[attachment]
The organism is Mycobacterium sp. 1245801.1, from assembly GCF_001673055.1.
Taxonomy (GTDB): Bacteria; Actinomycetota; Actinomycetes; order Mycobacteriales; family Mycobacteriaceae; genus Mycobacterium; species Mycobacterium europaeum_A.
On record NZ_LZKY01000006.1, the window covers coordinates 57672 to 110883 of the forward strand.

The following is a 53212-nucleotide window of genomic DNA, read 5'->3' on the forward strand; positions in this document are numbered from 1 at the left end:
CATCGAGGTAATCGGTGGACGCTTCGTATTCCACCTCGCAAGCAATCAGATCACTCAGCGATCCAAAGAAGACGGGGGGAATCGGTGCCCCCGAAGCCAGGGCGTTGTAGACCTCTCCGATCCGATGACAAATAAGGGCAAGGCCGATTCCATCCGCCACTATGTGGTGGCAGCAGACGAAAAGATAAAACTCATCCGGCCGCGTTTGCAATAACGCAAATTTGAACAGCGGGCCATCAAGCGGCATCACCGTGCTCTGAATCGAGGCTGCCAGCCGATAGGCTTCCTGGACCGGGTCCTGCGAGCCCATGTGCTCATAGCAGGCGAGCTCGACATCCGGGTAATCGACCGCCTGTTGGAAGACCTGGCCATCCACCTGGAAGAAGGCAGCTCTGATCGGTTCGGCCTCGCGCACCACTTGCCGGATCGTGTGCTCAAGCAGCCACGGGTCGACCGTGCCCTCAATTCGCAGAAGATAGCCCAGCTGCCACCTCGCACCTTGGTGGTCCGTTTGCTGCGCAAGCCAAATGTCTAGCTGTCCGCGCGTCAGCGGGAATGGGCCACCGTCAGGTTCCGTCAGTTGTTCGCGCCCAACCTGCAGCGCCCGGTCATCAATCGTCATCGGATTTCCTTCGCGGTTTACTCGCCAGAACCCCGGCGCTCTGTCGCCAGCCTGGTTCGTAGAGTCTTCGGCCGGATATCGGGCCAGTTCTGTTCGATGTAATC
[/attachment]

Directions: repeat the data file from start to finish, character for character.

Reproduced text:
The organism is Mycobacterium sp. 1245801.1, from assembly GCF_001673055.1.
Taxonomy (GTDB): Bacteria; Actinomycetota; Actinomycetes; order Mycobacteriales; family Mycobacteriaceae; genus Mycobacterium; species Mycobacterium europaeum_A.
On record NZ_LZKY01000006.1, the window covers coordinates 57672 to 110883 of the forward strand.

The following is a 53212-nucleotide window of genomic DNA, read 5'->3' on the forward strand; positions in this document are numbered from 1 at the left end:
CATCGAGGTAATCGGTGGACGCTTCGTATTCCACCTCGCAAGCAATCAGATCACTCAGCGATCCAAAGAAGACGGGGGGAATCGGTGCCCCCGAAGCCAGGGCGTTGTAGACCTCTCCGATCCGATGACAAATAAGGGCAAGGCCGATTCCATCCGCCACTATGTGGTGGCAGCAGACGAAAAGATAAAACTCATCCGGCCGCGTTTGCAATAACGCAAATTTGAACAGCGGGCCATCAAGCGGCATCACCGTGCTCTGAATCGAGGCTGCCAGCCGATAGGCTTCCTGGACCGGGTCCTGCGAGCCCATGTGCTCATAGCAGGCGAGCTCGACATCCGGGTAATCGACCGCCTGTTGGAAGACCTGGCCATCCACCTGGAAGAAGGCAGCTCTGATCGGTTCGGCCTCGCGCACCACTTGCCGGATCGTGTGCTCAAGCAGCCACGGGTCGACCGTGCCCTCAATTCGCAGAAGATAGCCCAGCTGCCACCTCGCACCTTGGTGGTCCGTTTGCTGCGCAAGCCAAATGTCTAGCTGTCCGCGCGTCAGCGGGAATGGGCCACCGTCAGGTTCCGTCAGTTGTTCGCGCCCAACCTGCAGCGCCCGGTCATCAATCGTCATCGGATTTCCTTCGCGGTTTACTCGCCAGAACCCCGGCGCTCTGTCGCCAGCCTGGTTCGTAGAGTCTTCGGCCGGATATCGGGCCAGTTCTGTTCGATGTAATC